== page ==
She's hauled in lemon sharks, been pinched by blue claw crabs and removed razor-sharp fishing hooks from countless bloody thumbs.

Robin Scott is one tough lady.

So tough that many customers at her Margate, Atlantic County, marina call her "The Oyster Cracker."

"I can get a fishing hook out of someone faster than Shore Memorial Hospital," the 56-year-old single mother of two said.

So when Scott felt that her family business, Ray Scott's Docks, was being threatened by the city recently, she fought back.

On Aug.15, a New Jersey Superior Court judge in Atlantic City granted Scott a temporary restraining order against the Margate Police Department.

The order bars police from stopping or impounding any of Scott's 16 small boats for being unregistered, so long as they are properly registered.

The court action came after a series of events that Scott claims was an effort by the city to deep-six her business, which her father started in 1958, in order to make way for tony waterfront homes and to cut off water access for the average blue-collar worker or day-tripper.

Scott's marina is an oddity in a beach town of million-dollar mansions.

The impetus for the restraining order happened Aug. 9, when a police patrol boat stopped one of Scott's rentals for going too fast in a no-wake zone.

It turned out that the registration for Scott's entire fleet had expired on July 31, something she admits was her fault.

"I have no excuses for that," she said, as her black lab, Dock Dog, chewed on bamboo leaves. "I'm the mom running a mom-and-pop shop."

Margate Police Chief David Wolfson says that his officers made Scott's rentals return to the marina and forbade her from renting until she could register the boats, which wasn't until Monday. Wolfson said that he could've issued summonses and impounded all the boats,

Scott said that she lost a crucial summer weekend's worth of business, and even though she refunded everyone's money, she thinks she lost customers, too.

"How many of those people do you think will come back here after that? They were scared to death," she said.

The way Wolfson sees it, though, the department let Scott off the hook with a warning.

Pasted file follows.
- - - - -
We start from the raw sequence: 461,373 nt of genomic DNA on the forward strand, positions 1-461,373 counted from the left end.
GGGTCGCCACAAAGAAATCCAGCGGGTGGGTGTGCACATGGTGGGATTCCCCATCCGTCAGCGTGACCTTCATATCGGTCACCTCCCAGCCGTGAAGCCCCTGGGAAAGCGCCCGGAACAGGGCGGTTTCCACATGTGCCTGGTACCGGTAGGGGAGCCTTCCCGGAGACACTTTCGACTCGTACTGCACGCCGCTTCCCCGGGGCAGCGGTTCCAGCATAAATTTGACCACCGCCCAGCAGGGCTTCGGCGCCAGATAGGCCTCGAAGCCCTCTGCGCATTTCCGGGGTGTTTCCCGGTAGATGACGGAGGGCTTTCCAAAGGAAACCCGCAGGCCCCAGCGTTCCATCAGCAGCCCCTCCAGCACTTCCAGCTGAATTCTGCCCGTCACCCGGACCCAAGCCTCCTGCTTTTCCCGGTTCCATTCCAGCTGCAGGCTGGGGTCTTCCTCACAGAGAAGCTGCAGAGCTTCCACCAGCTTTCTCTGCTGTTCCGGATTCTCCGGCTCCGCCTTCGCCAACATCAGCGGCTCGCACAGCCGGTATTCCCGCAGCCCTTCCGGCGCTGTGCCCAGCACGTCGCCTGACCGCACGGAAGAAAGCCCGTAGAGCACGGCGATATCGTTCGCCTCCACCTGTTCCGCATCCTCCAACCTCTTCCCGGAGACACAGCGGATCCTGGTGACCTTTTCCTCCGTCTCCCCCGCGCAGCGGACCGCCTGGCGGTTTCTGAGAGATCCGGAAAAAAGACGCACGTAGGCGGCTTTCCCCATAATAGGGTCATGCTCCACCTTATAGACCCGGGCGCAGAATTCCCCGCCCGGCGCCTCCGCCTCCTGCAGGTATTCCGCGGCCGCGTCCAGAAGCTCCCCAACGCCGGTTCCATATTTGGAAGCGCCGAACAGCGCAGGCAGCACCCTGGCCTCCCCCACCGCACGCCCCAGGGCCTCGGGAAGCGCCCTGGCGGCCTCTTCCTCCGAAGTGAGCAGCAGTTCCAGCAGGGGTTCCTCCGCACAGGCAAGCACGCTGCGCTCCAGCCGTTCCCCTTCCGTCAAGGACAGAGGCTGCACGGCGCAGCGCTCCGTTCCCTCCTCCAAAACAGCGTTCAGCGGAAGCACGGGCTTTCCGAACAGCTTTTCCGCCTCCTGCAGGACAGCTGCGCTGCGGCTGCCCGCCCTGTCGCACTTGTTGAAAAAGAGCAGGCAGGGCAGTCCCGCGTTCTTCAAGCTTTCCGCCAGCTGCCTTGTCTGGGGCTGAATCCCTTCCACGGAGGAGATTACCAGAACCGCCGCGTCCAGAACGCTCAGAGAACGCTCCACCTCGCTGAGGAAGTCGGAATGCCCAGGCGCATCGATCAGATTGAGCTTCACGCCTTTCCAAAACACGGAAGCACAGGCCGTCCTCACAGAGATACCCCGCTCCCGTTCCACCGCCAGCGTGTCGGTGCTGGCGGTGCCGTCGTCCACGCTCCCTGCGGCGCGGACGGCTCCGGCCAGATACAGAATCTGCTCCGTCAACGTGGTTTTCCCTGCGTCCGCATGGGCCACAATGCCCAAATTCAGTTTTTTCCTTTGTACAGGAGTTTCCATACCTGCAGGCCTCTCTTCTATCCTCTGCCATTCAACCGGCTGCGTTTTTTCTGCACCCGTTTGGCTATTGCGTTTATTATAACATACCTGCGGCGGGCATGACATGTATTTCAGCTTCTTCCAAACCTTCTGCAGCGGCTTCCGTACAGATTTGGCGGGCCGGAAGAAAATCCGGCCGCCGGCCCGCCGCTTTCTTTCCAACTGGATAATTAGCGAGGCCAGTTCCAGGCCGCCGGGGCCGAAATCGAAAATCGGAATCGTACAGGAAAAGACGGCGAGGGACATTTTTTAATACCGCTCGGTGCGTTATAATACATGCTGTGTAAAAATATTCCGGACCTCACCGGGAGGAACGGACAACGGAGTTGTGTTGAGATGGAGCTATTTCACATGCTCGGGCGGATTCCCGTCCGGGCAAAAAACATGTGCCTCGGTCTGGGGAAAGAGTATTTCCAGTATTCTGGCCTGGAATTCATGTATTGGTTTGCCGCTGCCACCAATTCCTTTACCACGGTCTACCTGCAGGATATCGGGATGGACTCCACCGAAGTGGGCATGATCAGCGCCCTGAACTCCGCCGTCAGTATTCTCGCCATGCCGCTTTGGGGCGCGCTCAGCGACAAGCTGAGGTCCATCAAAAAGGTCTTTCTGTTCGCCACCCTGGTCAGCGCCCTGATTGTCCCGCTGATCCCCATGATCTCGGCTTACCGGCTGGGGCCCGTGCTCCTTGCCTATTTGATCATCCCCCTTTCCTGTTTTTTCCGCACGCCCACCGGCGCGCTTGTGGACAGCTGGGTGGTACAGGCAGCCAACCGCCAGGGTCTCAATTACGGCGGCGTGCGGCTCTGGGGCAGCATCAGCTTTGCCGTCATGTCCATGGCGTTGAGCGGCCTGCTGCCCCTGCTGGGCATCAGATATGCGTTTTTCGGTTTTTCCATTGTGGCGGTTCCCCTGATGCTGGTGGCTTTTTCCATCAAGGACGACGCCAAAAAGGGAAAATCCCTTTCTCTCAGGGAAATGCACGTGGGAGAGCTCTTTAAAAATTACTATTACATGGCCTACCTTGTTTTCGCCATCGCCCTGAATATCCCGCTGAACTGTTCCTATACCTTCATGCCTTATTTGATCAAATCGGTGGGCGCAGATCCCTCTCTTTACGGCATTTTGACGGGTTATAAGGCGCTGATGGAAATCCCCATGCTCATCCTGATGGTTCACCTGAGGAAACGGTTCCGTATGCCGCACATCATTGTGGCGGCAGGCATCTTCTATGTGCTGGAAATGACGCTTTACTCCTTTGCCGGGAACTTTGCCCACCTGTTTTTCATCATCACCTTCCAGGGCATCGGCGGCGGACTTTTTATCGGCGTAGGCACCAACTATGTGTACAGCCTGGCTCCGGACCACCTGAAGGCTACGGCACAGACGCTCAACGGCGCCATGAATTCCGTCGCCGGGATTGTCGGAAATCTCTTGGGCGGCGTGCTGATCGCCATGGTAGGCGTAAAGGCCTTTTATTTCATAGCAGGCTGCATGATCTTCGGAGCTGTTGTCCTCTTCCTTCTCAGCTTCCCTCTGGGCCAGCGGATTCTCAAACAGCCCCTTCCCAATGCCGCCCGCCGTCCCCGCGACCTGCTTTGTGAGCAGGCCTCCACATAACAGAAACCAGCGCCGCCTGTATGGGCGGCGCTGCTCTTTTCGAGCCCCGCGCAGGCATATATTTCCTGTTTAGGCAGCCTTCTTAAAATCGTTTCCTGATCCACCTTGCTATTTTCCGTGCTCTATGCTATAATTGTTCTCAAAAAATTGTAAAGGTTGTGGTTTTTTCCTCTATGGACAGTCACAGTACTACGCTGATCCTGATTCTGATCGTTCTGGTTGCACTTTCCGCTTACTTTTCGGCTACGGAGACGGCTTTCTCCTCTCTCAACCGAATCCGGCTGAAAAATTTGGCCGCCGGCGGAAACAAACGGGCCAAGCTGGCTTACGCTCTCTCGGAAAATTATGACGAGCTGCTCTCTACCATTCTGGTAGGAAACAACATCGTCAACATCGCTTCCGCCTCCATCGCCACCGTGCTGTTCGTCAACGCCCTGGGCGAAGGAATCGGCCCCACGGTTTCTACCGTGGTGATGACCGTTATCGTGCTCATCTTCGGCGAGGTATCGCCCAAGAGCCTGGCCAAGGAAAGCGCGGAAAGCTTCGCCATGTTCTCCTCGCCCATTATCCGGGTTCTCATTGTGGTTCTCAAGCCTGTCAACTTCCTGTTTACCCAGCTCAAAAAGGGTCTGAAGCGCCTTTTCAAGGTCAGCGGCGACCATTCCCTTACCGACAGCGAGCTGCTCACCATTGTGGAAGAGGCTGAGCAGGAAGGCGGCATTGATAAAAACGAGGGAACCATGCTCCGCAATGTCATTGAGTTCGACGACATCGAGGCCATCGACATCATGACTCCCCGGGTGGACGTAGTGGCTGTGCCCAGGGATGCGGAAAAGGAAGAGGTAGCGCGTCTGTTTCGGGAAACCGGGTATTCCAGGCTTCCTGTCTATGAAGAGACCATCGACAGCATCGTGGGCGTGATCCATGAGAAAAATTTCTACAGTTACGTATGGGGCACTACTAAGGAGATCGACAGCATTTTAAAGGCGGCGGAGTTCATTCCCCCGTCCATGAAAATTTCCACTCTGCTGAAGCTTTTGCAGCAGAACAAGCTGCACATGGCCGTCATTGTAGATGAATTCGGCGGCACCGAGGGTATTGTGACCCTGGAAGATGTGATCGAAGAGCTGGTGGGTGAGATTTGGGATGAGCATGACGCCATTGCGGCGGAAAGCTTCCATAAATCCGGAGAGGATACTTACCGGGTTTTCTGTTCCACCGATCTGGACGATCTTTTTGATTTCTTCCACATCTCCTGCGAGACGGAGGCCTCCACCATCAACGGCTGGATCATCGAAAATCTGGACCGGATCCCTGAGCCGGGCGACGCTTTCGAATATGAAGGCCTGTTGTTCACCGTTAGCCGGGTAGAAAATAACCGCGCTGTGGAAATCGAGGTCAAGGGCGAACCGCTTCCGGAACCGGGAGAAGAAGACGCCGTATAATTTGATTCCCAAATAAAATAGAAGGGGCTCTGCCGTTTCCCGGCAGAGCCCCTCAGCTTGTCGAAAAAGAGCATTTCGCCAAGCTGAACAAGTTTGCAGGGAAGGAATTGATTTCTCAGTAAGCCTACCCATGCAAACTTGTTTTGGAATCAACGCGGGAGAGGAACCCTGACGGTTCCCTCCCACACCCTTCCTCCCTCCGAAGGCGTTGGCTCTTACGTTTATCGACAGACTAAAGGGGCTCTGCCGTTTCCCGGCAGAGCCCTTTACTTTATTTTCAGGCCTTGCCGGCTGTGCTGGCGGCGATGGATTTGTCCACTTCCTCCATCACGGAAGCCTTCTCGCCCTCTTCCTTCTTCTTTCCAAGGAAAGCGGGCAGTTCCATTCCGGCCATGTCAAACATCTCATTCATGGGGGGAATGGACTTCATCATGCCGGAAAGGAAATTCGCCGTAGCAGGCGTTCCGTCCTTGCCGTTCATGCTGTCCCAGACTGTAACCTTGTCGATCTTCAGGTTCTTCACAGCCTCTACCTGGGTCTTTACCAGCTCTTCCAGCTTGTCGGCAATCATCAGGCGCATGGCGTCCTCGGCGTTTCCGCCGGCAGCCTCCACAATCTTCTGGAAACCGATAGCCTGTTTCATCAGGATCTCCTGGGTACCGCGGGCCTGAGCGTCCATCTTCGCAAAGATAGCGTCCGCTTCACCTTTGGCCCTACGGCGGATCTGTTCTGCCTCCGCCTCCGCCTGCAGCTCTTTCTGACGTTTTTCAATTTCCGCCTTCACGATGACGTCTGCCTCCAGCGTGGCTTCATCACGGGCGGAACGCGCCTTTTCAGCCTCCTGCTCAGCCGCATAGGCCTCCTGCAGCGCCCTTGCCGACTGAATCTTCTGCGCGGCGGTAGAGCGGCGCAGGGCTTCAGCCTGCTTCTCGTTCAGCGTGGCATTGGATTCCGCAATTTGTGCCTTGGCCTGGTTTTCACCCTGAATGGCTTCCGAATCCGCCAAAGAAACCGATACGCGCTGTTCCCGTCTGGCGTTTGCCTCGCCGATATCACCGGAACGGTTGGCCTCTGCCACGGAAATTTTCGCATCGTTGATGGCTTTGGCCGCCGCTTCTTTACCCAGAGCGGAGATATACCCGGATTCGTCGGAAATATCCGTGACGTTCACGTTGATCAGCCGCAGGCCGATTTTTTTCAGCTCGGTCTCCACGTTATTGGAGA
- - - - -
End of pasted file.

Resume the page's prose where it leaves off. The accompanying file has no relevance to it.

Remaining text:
"I went down and talked to her myself," he said. "I said, 'Your boats are unregistered. Your renters are breaking the law.' It was a liability issue."

The restraining order forbidding police to pull over properly registered boats for not being registered is redundant, Wolfson said.

"It doesn't make any sense to me," he said. "If it would have been the marine bureau of the state police, they would have issued summonses and impounded the boats."

Trooper Stew Smith, of the State Police's Marine Services Unit, said that it's an officer's discretion as to whether to issue a summons, impound the boat or make it head back to the dock for an expired registration.

City Solicitor Mary Siracusa said that there's no need for the restraining order, but the city will appear in court in Atlantic City today to hear the matter.

"It's all very strange to me," she said.

Mayor Michael Becker said that the city isn't trying to force Scott to sell out.

"I can assure you, as the mayor, that the city has no problems with Robin Scott," he said.

In 2006, Scott was fined $1,000 by the city for storing a boat over 22-feet long on her property. Rob Herman, her motorcycle-racing attorney, appealed and got the order overturned, but Scott claims that things have smelled like rotten fish ever since.

In August 2007, Scott says that about 10 of her customers' cars were towed away to make room for a music festival, more than four hours before a posted sign said they had to be moved.

"They've been trying to get Robin for years," Herman said. "She's sitting on some very lucrative property."

A seven-bedroom house two doors down from her marina is up for sale for $3.9 million. Multi-million dollar properties surround her.

Packing up and selling would be easy, but Scott, who also raises endangered diamondback terrapins for Drexel University, said that the business was never just about money.

"I represent the only public access to the bay," she said.

The marina her father started is now the only small fishing-boat rental business on Absecon Island, which stretches from Atlantic City to Longport.

The Margate that Scott grew up in has changed immensely, but Ray Scott's marina has stayed the same, down to the faded green linoleum floors in the tackle shop. Robin Scott hopes that her kids will keep it that way.

"I've had countless kids who spend the day out here, with no video games or text messages, who are screaming 'cause they caught a flounder," she said. "I can't give that up." *